Lessons from Raku Crew

Published 6:07 am Friday, April 14, 2006

By By ANDY HAMILTON / Niles Daily Star
NILES - A combination of propane torches, red-hot metal garbage cans and bags of sawdust sounds like a science project gone bad.
But, they were actually some of the tools of choice Thursday during one of the visual art workshops at the 2006 Lakeland Fine Arts Festival at Brandywine Middle/High School.
The project was Raku, which is a form of firing ceramic pottery. The method used at Brandywine was actually a variation of the original form believed to first have been used in the late 16th century.
Students started with salmon-colored ceramic pots and trays they molded and glazed. The pieces were then carefully placed on a stack of bricks and a metal garbage can was placed upside-down over the structure. A long propane torch was then squeezed under the can to fire the ceramic art.
Small holes in the garbage cans allowed students to view the ceramics changing color in the kilns from the melting glazes.
Around 10 minutes later, the garbage cans were removed and members of the “Raku Crew” began picking the pieces up with pairs of stretched metal tongs and transferring them to the next set of flaming containers. Instead of propane torches, the ceramics were fired next by burning combustible materials. The selected material on Thursday was sawdust, but Remington said dry leaves work equally as well.
One-by-one, two members of the Raku Crew transferred each ceramic piece to the container filled with combustible material while the others tossed sawdust in to build the fire. Once all the pieces were carefully placed in the container, it was covered with a top which sent dark smoke pouring out in every direction.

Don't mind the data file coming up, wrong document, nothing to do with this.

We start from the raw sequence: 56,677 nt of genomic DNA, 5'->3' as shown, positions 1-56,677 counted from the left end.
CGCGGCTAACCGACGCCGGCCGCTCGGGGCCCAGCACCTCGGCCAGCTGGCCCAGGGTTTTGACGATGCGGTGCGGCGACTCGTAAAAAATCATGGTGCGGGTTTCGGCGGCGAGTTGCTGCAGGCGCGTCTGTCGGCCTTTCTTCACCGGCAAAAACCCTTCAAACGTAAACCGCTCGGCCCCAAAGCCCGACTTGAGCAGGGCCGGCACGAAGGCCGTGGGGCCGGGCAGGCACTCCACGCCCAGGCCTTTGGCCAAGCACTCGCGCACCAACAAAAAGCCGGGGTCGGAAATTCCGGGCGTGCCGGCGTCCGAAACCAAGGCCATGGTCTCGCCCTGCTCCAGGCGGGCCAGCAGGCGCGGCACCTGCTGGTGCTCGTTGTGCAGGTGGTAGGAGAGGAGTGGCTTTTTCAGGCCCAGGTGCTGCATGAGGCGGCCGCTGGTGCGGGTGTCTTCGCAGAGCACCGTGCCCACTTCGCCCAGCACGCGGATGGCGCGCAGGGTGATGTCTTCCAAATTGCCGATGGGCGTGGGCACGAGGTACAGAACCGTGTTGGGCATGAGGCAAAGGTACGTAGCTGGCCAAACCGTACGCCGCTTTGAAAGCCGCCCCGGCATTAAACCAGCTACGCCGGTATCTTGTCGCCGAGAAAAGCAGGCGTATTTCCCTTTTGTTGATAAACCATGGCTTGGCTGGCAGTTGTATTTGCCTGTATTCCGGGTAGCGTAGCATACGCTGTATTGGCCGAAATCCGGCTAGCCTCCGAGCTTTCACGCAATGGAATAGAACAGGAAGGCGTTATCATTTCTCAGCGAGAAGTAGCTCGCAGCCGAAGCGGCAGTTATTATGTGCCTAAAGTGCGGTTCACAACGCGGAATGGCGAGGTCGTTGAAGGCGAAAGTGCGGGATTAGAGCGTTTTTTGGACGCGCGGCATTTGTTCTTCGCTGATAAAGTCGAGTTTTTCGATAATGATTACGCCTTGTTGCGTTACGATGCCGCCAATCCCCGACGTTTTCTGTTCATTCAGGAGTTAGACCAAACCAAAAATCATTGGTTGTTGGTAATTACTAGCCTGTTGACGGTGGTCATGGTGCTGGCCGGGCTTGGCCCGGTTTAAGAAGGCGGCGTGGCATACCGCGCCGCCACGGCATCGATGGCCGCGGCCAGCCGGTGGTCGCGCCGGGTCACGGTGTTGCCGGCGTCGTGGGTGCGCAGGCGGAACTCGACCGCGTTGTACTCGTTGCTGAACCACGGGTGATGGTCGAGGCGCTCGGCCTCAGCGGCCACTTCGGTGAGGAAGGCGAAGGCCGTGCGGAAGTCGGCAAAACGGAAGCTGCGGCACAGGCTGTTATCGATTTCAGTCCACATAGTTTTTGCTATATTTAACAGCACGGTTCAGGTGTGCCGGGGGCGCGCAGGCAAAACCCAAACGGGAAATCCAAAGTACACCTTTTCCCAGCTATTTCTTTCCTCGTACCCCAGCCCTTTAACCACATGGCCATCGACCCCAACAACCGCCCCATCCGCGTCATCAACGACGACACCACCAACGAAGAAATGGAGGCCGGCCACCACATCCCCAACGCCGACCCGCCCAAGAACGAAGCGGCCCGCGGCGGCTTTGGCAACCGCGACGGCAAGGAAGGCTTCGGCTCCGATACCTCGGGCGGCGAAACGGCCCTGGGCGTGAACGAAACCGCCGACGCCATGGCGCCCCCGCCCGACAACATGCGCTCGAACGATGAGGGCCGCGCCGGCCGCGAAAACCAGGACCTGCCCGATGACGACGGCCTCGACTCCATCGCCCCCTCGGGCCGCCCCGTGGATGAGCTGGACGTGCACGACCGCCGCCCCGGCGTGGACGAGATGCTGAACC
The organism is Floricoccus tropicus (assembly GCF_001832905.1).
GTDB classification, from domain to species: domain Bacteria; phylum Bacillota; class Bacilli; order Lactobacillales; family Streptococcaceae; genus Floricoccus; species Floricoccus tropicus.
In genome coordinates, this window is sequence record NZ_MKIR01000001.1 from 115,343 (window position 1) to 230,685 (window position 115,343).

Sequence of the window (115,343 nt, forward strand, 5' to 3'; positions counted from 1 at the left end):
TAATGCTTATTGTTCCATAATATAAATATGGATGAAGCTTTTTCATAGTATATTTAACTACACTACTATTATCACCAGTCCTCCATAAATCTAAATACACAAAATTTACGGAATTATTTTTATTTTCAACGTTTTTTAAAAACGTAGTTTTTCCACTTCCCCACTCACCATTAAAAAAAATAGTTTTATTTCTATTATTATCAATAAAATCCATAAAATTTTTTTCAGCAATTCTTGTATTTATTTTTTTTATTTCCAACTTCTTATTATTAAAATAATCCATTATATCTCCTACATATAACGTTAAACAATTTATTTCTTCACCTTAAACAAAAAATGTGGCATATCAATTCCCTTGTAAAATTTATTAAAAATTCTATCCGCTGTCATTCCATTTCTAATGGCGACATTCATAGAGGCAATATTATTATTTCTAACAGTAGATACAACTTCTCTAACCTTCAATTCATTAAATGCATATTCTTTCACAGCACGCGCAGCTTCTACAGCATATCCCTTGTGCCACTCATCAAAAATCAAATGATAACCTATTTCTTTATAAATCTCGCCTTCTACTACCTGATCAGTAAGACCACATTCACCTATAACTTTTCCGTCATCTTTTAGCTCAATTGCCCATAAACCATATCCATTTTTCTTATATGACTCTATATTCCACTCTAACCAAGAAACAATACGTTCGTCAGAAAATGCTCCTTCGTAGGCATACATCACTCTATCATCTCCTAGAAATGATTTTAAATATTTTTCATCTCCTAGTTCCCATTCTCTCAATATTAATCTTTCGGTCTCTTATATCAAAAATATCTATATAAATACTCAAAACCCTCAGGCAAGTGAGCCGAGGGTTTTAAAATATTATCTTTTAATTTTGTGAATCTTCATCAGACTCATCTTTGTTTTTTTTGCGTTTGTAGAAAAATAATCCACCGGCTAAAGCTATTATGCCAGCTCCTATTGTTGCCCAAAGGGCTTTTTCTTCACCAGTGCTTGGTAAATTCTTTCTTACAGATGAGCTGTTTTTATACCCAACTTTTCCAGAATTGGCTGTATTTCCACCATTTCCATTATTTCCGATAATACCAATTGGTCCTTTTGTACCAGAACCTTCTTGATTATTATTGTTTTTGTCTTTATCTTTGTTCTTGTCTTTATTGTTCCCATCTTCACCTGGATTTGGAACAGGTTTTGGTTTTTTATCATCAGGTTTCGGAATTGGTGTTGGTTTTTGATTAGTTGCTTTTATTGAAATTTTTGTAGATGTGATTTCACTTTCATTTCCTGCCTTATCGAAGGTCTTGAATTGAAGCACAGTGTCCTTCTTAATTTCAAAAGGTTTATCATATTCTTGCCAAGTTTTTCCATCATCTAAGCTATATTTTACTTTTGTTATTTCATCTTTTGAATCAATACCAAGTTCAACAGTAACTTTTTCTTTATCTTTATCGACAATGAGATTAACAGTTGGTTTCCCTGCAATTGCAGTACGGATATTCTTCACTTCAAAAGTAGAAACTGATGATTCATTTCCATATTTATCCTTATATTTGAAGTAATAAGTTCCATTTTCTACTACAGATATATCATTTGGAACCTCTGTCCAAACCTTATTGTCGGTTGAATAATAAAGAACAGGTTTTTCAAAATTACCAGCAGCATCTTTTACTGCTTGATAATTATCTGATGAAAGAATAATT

The reducing stage in the second container allowed carbon from the smoke of the combustible material to absorb into the clay and transform the once light-toned pieces into dark, glossy ceramics.
Another guest clinician and former Fernwood instructor, Nana Maher, said the same kind of coating used by the students to glaze colors onto the ceramics is also found on regular household dishes. But, the clay pieces are much softer than the plates used at home.
From the containers of combustible material, the ceramics are dunked in a water bath to cool. Shortly after, the students moved the pieces to buckets of water and powdered bleach, where the final appearance of the ceramics began to unfold. Cleaning the sawdust-covered pieces was necessary in order to remove the greasy carbon film left from the burning processes, Maher said.
Some of the students who were familiar with other ways of working with clay said they enjoyed Raku and its process of firing the ceramics at a lower temperature.
A session to view all the art presented at the Lakeland Fine Arts Festival, including photography, sketches and painting, was held Thursday at 6:15 p.m. in the Brandywine Middle/High School gymnasium.